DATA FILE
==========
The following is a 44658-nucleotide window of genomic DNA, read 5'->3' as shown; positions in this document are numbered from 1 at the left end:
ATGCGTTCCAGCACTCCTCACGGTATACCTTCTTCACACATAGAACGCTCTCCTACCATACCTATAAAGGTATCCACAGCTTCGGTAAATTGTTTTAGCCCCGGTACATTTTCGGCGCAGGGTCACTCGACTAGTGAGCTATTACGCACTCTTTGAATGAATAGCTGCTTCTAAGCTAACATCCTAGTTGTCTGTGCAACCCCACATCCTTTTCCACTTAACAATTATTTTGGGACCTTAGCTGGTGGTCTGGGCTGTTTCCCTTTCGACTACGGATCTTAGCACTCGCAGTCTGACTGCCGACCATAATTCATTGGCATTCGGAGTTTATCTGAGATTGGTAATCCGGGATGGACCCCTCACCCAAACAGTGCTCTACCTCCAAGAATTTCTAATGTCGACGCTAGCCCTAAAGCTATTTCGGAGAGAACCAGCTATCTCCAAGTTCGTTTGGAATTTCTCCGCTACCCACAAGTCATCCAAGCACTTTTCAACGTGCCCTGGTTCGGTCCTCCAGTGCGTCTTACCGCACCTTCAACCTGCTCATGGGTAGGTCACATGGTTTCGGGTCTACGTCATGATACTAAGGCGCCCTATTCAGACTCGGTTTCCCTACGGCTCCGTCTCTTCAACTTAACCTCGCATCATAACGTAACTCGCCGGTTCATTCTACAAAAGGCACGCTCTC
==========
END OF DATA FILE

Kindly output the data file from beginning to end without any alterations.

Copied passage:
The following is a 44658-nucleotide window of genomic DNA, read 5'->3' as shown; positions in this document are numbered from 1 at the left end:
ATGCGTTCCAGCACTCCTCACGGTATACCTTCTTCACACATAGAACGCTCTCCTACCATACCTATAAAGGTATCCACAGCTTCGGTAAATTGTTTTAGCCCCGGTACATTTTCGGCGCAGGGTCACTCGACTAGTGAGCTATTACGCACTCTTTGAATGAATAGCTGCTTCTAAGCTAACATCCTAGTTGTCTGTGCAACCCCACATCCTTTTCCACTTAACAATTATTTTGGGACCTTAGCTGGTGGTCTGGGCTGTTTCCCTTTCGACTACGGATCTTAGCACTCGCAGTCTGACTGCCGACCATAATTCATTGGCATTCGGAGTTTATCTGAGATTGGTAATCCGGGATGGACCCCTCACCCAAACAGTGCTCTACCTCCAAGAATTTCTAATGTCGACGCTAGCCCTAAAGCTATTTCGGAGAGAACCAGCTATCTCCAAGTTCGTTTGGAATTTCTCCGCTACCCACAAGTCATCCAAGCACTTTTCAACGTGCCCTGGTTCGGTCCTCCAGTGCGTCTTACCGCACCTTCAACCTGCTCATGGGTAGGTCACATGGTTTCGGGTCTACGTCATGATACTAAGGCGCCCTATTCAGACTCGGTTTCCCTACGGCTCCGTCTCTTCAACTTAACCTCGCATCATAACGTAACTCGCCGGTTCATTCTACAAAAGGCACGCTCTC